on Aug 23, 2018 at 7:05 am
At Politico, Nolan McCaskill reports that “Democrats launched a simultaneous attack against Donald Trump and Brett Kavanaugh on Wednesday, casting the president as a ‘co-conspirator’ whose Supreme Court nominee has been tainted.” For The Washington Post, John Wagner and Mike DeBonis report that “Senate Democrats … called for delaying confirmation hearings for … Kavanaugh in the wake of a guilty plea by Michael Cohen, President Trump’s former attorney, on campaign-finance counts that involve the president.” Additional coverage comes from Lauren Fox and Phil Mattingly at CNN and Byron Tau for The Wall Street Journal. At The Hill Jordain Carney reports that “Sen. Joe Manchin (D-W.Va.) is breaking with calls from party leadership to delay … [the] hearings.”
The editorial board of The Wall Street Journal describes the claim that “Brett Kavanaugh shouldn’t be confirmed for the Supreme Court because Michael Cohen copped a guilty plea” as a “double bank shot” and calls Senate Minority Leader Chuck Schumer’s “daily histrionics” “embarrassing.” At Reason’s Hit & Run blog, Damon Root observes that “[i]f the history of modern judicial confirmation proceedings is any guide, then yes, the Senate really is going to confirm Kavanaugh amidst all this.” Jed Shugera asserts at Slate that “in the wake of Tuesday’s news, if the Senate confirms a second Trump nominee to the Supreme Court, it will be fundamentally and inexorably undermining the court’s legitimacy.” At Crime and Consequences, Kent Scheidegger maintains that “[t]he present political scandal is no reason at all to leave the Supreme Court short-handed.”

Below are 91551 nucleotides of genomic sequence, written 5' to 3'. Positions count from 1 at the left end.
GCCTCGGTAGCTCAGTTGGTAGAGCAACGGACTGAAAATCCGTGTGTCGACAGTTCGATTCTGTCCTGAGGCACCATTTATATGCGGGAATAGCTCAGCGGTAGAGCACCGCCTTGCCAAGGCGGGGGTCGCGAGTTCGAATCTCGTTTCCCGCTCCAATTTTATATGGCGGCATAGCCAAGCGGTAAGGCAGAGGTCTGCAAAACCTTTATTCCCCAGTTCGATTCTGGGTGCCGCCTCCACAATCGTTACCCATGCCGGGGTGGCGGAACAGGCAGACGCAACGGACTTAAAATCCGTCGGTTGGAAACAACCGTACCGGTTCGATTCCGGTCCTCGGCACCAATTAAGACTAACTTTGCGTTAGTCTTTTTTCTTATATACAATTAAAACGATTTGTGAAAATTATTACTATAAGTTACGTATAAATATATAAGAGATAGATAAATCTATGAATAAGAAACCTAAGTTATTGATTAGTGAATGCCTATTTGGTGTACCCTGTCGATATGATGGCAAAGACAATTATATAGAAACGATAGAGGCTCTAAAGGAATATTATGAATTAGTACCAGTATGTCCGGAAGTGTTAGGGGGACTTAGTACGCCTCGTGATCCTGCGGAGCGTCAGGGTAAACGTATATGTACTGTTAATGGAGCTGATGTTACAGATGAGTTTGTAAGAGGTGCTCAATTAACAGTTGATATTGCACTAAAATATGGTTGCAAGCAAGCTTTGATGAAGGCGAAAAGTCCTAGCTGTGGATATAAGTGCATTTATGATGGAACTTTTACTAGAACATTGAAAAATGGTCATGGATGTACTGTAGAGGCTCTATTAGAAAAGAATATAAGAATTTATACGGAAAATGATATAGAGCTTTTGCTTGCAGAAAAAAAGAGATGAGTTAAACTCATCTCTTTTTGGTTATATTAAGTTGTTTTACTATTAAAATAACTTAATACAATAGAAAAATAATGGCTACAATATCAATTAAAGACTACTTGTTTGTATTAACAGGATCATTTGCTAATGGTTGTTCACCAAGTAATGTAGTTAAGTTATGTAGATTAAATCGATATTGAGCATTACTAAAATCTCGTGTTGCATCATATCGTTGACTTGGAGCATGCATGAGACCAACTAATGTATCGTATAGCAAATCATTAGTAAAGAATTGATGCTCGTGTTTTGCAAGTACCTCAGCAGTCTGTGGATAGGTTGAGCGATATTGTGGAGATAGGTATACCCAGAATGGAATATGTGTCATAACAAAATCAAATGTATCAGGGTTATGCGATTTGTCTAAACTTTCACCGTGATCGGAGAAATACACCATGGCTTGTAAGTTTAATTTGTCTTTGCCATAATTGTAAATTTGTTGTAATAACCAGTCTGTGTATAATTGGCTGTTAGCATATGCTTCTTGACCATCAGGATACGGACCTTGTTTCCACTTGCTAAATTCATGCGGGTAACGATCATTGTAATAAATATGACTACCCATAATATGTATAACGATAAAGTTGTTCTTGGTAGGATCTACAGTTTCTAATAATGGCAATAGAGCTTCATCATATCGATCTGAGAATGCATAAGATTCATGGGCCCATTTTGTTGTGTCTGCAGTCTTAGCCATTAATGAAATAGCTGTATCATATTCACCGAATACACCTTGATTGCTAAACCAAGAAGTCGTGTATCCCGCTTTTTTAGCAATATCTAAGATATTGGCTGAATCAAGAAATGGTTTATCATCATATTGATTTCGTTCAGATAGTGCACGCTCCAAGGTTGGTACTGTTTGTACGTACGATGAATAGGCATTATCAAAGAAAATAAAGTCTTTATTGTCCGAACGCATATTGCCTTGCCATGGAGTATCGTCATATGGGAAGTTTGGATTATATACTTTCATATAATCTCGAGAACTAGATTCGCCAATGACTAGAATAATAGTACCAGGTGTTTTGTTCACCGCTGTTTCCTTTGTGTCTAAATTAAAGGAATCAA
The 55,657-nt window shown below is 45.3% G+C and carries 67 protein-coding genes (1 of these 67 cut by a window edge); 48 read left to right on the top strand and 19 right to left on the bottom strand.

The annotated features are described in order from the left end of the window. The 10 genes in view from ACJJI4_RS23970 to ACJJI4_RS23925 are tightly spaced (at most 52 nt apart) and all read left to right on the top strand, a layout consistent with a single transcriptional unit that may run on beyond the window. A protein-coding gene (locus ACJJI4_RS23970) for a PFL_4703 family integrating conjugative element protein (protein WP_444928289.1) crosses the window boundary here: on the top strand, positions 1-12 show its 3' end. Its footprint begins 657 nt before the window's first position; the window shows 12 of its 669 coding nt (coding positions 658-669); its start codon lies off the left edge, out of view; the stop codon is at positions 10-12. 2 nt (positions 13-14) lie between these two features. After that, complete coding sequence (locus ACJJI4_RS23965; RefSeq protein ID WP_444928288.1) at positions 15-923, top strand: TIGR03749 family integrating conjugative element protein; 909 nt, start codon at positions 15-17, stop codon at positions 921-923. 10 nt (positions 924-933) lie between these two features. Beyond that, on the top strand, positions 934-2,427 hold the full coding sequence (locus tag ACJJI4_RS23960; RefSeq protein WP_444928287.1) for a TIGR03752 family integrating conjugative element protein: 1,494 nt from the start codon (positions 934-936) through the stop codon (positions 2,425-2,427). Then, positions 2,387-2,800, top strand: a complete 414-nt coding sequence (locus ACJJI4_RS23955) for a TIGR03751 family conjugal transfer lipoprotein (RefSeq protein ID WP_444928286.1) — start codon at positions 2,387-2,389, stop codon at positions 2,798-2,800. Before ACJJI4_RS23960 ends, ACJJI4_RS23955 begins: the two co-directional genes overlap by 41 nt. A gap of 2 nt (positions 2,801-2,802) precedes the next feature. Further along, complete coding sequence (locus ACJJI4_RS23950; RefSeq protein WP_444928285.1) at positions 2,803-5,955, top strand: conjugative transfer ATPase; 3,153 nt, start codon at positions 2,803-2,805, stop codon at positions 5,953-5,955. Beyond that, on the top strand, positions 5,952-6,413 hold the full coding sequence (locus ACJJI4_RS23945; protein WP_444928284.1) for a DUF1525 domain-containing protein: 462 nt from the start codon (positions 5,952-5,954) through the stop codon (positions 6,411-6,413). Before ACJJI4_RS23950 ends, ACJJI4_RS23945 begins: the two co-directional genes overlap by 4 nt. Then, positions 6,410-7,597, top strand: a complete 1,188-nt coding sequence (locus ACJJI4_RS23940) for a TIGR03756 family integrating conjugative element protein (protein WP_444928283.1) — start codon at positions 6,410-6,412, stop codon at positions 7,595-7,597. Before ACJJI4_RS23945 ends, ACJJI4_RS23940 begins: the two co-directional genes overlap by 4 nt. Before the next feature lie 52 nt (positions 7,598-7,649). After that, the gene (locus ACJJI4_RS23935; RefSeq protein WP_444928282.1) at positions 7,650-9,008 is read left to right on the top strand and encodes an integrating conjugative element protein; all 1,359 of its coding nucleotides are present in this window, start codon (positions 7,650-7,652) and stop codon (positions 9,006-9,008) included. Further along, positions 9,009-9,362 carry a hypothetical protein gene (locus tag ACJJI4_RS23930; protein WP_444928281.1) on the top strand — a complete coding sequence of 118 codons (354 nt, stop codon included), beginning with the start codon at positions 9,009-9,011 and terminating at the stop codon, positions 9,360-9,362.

The editorial board of The Wall Street Journal dismisses Schumer’s characterization of Kavanaugh’s recent assurance to Sen. Susan Collins of Maine that Roe v. Wade is “settled law” as “lip service,” pointing out that “it’s no small matter for a judicial nominee to make such a forthright statement to a Senator, especially on such a politically combustible issue as abortion.” At Rewire.News, Katelyn Burns writes that “[i]n a lot of ways, the fight over Kavanaugh’s nomination represents a critical juncture in Collins’ political career, and her vote on this nomination could be fateful for her 2020 re-election campaign.”
For The Washington Post, Tom Hamburger and others report that “Senate Democrats are exploring whether Kavanaugh crossed a line in his private communications with outsiders and revealed grand-jury testimony related to [Clinton aide Vince] Foster’s suicide or other matters then under scrutiny in [independent counsel Kenneth] Starr’s wide-ranging investigation of Bill and Hillary Clinton.”
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